Secondly – egocentrism. As the reasons for victories as well as defeats are always sought in themselves, in their own brain, in their own body, a top player is continually listening in to his internal condition. How he slept, how he ate, how he went out, how he went to the toilet and so on. Such attention to your own person inevitably affects other people.
Third – caste. In general these people can only be understood by a very small percentage of the population, and they get accustomed to that situation from childhood on. It’s probably the same situation that astronomers, nuclear physicists, structural linguists and others dealing with very complex things find themselves in. As the circle is truly narrow top players are always cooking in their own juices, rumours are widespread, there’s gossip and so on. Everyone knows everything about everyone else, or at the very least, they can guess.
Fourth – a sense of humour. At times odd, but present in almost all of them. It seems a sense of humour is a side product of continually developing your brain.
Fifth and finally – zest. Many either passionately follow some sport or play it themselves – cards, football, tennis, dominoes and so on.
Anand or Topalov?
Originally posted here:
I don’t have the slightest idea. I rate the talent of both of them very highly and think the match should be extremely interesting. The vast majority of the professionals I’ve come to discuss the topic with consider that the question should be put differently – not who’ll win, but will Vishy survive? There are genuinely few who believe it’s going to be played fairly. That surprised me, but I’ve got no basis to doubt people who’ve been in this business a long time and understand it a lot better than I do. Nobody, of course, thinks that Topalov will get computer assistance. But they’re all sure that if the match is going badly for Topalov they’ll try to disturb Anand in any way possible. What will Vishy eat? Maybe he’ll have an upset stomach? Where will he sleep? Mightn’t the maid turn on a vacuum cleaner in the room next door at 7 am? Or maybe unknown drunkards will make a racket outside his window to 3 am? Will there be hot water from the tap? And so on… You can treat all that as paranoia, of course… But Danailov has such a lousy reputation that no dirty trick would surprise them.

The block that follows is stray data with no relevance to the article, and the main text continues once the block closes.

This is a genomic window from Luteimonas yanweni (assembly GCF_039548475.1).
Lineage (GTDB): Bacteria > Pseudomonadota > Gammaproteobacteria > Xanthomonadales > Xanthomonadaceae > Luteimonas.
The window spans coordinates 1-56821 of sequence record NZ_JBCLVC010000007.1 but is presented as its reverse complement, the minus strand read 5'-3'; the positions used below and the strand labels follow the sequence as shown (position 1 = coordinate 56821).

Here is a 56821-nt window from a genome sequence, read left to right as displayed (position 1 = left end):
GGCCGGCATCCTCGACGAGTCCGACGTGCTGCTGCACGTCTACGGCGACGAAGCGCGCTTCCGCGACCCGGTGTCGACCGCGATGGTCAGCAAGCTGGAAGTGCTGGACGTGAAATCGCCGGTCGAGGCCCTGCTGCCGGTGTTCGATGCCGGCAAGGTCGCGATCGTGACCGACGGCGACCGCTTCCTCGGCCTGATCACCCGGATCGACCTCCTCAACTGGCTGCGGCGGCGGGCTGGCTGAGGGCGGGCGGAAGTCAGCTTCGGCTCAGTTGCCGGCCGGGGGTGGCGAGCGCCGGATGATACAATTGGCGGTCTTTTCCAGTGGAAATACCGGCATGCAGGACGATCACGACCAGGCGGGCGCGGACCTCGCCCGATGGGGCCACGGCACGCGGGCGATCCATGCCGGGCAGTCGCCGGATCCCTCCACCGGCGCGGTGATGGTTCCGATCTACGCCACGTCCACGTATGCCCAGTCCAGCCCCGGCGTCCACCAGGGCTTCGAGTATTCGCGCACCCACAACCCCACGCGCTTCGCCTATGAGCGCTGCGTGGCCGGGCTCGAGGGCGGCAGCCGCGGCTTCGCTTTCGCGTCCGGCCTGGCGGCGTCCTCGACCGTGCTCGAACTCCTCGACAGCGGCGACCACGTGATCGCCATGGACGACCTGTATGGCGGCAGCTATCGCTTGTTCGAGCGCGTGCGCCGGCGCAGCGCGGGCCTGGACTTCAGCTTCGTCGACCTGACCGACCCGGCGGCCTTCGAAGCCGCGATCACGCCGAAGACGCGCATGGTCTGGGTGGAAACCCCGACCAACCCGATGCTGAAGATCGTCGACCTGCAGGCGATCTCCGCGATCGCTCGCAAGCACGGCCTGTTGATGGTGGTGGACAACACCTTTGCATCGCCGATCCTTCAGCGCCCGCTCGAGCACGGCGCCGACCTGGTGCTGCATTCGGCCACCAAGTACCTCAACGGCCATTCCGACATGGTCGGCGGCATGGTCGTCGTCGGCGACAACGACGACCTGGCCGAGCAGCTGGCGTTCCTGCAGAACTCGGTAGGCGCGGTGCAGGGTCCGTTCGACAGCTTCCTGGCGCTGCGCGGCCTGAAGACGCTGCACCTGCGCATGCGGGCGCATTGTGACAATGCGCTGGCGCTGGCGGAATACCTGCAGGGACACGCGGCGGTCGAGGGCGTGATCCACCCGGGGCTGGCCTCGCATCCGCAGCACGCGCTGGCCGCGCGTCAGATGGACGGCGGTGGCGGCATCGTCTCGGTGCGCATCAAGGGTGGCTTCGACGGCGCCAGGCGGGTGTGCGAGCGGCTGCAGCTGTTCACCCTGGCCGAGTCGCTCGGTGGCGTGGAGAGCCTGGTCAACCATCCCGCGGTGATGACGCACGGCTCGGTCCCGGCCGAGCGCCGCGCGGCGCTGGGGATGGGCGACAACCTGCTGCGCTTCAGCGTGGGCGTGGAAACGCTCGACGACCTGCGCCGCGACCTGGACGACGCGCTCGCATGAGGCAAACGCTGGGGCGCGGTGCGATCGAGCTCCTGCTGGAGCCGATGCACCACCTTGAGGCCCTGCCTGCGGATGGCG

A couple more comments that seemed worth inserting in the context of Mig’s blog:
I rate Mig extremely highly and consider him the best chess journalist currently around (perhaps only Ilya Odessky is at the same level). His writing is wonderful – interesting, witty and it demonstrates a knowledge and love of chess.
For the following comment it’s worth pointing out that Glukhovsky is writing as a representative of the only significant print-based chess journal in Russia – and defending himself against criticism of his comments about internet resources:
Each day thousands of people surf the chess web looking for something of interest. And that time is taken away, as a rule, not from other sites but from work, wives, children, cinema, sex, sport, reading books, walking in the fresh air and so on, and so on. That’s why, by the way, I wholeheartedly hate your internet.